Running seems like one of the easiest sports in the world. It’s just like walking, but faster right? Is it really a “sport” if you “play” it when you just need to get somewhere faster? Regardless of personal opinions, running is a sport with a high rate of injuries. Runners pound the pavement, grass, or track up to eight hundred times per mile. For the average five kilometer run, that’s almost two and a half thousand times. Something’s going to go wrong if you do it that many times.
Here are some common running injuries in Santa Fe that affect the toes. They might not be specific to runners, but have a high prevalence in the running community.
Blisters: Almost everyone has gotten a blister at some point or another. If the blister does not cause excessive pain and doesn’t interfere with your running, leave it alone. If it’s affecting your day-to-day life, you can take care of it with a sterilized needle or razor blade and let out the juices inside.
Burning Between the Toes: Known as neuromas, the burning can be caused by the inflammation of the bundle of nerves between the toes. The area doesn’t look any different usually, but the pain can’t be denied. It happens when the foot moves around a little too much, which usually can’t be helped. A simple icing can help alleviate the pain after a run.
Toenail Discoloration: Toenails changing color can be scary. A toenail can become black if there’s a lot of repeated pounding from something like running downhill and the toe is smashed into the front of the shoe. When there’s a lot of pressure, the toe might bleed underneath, causing the discoloration. You can attempt to release the pressure of the blood buildup underneath, but it can be difficult and dangerous. It is recommended that a doctor take care of injuries like this.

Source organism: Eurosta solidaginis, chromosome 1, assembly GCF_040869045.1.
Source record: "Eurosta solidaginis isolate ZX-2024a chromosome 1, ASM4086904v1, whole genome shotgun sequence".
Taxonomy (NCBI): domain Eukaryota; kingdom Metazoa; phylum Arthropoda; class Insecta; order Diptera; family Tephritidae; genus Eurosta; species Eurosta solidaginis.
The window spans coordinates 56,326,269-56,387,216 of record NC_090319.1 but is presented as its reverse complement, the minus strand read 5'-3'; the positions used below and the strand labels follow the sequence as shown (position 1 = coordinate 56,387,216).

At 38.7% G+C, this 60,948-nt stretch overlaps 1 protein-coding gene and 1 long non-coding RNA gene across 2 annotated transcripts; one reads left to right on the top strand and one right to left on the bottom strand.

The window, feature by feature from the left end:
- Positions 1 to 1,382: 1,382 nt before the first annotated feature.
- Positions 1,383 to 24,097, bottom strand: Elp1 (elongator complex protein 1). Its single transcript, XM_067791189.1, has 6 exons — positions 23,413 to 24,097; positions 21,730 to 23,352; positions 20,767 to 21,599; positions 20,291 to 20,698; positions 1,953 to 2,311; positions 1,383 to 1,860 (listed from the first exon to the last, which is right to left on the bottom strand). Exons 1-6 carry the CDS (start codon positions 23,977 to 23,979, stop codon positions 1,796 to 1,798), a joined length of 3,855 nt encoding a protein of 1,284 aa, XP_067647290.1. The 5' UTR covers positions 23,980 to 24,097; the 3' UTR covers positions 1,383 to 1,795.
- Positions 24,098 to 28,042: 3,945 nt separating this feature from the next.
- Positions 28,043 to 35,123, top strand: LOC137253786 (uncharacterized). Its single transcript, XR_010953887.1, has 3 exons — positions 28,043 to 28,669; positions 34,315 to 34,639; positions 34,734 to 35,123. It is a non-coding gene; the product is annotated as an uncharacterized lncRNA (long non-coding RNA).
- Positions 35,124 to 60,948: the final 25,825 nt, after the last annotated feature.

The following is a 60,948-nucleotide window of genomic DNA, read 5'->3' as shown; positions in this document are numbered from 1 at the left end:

Toenail Growth: The toenail can grow thicker after repeated pressure, to a point that is noticeably not normal size. This is caused by repeated trauma from heavy running (possibly with shoes too small) or from tripping over something too many times. Like a toenail that grows too long out, you can just file down the top of this type of nail. It may grow back large again, but you can file it again.
These are some common Santa Fe toe injuries from running. Some of them may go away on their own after a while, but if they’re causing too much discomfort or not disappearing on their own after a few days, it’s a good idea to contact a doctor, such as Foot & Ankle Associates, Inc. The experienced Santa Fe podiatrist office set up a consultation to work with you on a recovery plan and get you back to running. You can also order their Foot and Ankle Health Book available for free online.